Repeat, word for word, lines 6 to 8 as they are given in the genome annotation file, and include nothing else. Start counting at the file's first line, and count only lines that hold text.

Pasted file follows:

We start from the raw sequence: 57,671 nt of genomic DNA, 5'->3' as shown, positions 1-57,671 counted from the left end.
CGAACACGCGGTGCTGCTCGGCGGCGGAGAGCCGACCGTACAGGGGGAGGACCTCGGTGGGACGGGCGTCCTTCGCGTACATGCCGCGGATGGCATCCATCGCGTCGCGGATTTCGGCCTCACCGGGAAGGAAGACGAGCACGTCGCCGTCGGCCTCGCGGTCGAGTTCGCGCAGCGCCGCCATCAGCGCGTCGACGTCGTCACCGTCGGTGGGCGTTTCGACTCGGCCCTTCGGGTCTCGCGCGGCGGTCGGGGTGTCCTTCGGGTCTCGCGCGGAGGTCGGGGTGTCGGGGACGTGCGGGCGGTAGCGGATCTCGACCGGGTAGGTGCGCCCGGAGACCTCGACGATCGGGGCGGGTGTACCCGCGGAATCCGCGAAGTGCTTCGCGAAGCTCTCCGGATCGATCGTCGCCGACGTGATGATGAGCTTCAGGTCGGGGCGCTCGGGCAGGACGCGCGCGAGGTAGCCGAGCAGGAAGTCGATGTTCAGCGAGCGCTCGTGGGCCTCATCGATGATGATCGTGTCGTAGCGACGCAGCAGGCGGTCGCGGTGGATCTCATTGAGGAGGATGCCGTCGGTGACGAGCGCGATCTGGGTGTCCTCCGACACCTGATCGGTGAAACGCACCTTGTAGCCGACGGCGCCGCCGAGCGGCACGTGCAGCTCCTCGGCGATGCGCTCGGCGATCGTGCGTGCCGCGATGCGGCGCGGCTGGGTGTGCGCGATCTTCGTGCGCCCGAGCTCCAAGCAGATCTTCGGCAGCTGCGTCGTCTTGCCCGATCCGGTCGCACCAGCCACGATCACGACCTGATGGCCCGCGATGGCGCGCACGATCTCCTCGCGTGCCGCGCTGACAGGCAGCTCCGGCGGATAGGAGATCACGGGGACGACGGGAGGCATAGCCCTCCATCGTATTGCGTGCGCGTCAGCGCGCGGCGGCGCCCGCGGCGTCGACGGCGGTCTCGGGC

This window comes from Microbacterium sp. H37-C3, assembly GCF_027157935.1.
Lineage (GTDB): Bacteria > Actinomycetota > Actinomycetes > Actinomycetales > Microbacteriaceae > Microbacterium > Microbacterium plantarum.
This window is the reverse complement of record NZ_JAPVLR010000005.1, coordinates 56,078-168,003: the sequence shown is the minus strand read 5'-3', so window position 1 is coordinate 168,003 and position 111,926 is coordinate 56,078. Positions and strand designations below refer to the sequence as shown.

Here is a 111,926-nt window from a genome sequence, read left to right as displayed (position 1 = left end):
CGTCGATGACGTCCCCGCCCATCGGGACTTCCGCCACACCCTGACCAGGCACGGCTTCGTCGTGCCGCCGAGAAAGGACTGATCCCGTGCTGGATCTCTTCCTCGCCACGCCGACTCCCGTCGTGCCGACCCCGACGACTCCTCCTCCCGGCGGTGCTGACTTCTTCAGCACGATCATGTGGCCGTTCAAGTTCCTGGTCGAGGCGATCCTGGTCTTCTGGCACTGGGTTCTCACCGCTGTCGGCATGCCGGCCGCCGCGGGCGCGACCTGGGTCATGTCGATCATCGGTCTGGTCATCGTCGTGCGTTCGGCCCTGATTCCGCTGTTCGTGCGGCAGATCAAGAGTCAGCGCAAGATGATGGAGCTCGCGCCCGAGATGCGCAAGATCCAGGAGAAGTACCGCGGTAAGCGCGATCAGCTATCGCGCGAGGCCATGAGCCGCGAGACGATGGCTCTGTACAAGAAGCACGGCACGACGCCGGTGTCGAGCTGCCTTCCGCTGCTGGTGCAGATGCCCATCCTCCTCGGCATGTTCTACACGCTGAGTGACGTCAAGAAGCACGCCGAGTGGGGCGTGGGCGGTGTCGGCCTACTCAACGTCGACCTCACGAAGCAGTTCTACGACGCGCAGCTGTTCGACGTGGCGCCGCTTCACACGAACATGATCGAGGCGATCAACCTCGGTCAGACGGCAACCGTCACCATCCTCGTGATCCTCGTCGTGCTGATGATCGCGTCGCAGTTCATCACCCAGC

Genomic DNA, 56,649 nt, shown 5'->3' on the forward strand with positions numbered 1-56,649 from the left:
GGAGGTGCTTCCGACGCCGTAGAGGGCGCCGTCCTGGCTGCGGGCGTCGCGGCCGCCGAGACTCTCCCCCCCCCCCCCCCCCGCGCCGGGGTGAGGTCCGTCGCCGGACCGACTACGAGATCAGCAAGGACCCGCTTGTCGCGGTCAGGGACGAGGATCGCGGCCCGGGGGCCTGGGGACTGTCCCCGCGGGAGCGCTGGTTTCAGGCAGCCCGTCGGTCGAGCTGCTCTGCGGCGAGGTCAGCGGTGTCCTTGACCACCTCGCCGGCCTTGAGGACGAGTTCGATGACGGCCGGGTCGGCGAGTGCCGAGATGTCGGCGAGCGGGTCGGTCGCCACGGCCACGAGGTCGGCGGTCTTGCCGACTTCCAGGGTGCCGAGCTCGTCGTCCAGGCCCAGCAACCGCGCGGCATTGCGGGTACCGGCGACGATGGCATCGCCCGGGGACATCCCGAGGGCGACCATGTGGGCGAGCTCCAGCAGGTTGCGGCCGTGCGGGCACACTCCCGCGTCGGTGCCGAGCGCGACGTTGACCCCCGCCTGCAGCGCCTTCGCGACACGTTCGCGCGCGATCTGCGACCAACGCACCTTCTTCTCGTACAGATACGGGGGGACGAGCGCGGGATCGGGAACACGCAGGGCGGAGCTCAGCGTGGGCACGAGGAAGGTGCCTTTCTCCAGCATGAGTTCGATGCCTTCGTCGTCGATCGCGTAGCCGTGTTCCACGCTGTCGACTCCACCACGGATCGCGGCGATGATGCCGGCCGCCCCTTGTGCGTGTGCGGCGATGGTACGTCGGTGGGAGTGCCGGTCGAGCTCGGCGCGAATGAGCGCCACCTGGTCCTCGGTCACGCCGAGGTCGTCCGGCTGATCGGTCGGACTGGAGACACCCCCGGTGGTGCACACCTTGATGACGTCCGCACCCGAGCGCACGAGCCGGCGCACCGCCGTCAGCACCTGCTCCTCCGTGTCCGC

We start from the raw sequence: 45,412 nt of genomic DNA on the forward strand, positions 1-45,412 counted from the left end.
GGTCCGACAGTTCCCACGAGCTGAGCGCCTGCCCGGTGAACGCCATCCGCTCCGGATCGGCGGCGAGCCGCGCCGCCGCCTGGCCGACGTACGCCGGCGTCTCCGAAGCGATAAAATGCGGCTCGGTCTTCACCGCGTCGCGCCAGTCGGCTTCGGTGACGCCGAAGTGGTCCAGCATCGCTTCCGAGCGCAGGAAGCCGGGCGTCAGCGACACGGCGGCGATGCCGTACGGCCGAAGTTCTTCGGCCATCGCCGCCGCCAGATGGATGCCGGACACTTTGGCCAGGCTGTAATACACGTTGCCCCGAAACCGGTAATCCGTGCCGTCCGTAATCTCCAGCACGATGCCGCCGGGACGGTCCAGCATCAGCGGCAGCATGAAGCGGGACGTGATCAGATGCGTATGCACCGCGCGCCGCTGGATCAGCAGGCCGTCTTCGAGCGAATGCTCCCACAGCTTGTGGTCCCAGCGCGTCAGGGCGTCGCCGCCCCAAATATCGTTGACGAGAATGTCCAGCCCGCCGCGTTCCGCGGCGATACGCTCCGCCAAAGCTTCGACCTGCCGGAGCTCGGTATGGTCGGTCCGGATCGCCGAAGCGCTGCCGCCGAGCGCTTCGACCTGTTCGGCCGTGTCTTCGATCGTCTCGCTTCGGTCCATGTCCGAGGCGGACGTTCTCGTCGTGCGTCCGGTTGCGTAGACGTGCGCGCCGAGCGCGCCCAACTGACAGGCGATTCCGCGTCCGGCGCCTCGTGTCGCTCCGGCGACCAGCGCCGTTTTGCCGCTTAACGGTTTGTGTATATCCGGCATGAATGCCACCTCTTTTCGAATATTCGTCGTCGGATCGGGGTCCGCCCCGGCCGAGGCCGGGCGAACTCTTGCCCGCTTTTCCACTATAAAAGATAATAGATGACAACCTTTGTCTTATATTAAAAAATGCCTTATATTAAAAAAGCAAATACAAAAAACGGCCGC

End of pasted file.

Here is a 111,926-nt window from a genome sequence, read left to right as displayed (position 1 = left end):
CGTCGATGACGTCCCCGCCCATCGGGACTTCCGCCACACCCTGACCAGGCACGGCTTCGTCGTGCCGCCGAGAAAGGACTGATCCCGTGCTGGATCTCTTCCTCGCCACGCCGACTCCCGTCGTGCCGACCCCGACGACTCCTCCTCCCGGCGGTGCTGACTTCTTCAGCACGATCATGTGGCCGTTCAAGTTCCTGGTCGAGGCGATCCTGGTCTTCTGGCACTGGGTTCTCACCGCTGTCGGCATGCCGGCCGCCGCGGGCGCGACCTGGGTCATGTCGATCATCGGTCTGGTCATCGTCGTGCGTTCGGCCCTGATTCCGCTGTTCGTGCGGCAGATCAAGAGTCAGCGCAAGATGATGGAGCTCGCGCCCGAGATGCGCAAGATCCAGGAGAAGTACCGCGGTAAGCGCGATCAGCTATCGCGCGAGGCCATGAGCCGCGAGACGATGGCTCTGTACAAGAAGCACGGCACGACGCCGGTGTCGAGCTGCCTTCCGCTGCTGGTGCAGATGCCCATCCTCCTCGGCATGTTCTACACGCTGAGTGACGTCAAGAAGCACGCCGAGTGGGGCGTGGGCGGTGTCGGCCTACTCAACGTCGACCTCACGAAGCAGTTCTACGACGCGCAGCTGTTCGACGTGGCGCCGCTTCACACGAACATGATCGAGGCGATCAACCTCGGTCAGACGGCAACCGTCACCATCCTCGTGATCCTCGTCGTGCTGATGATCGCGTCGCAGTTCATCACCCAGC

Genomic DNA, 56,649 nt, shown 5'->3' on the forward strand with positions numbered 1-56,649 from the left: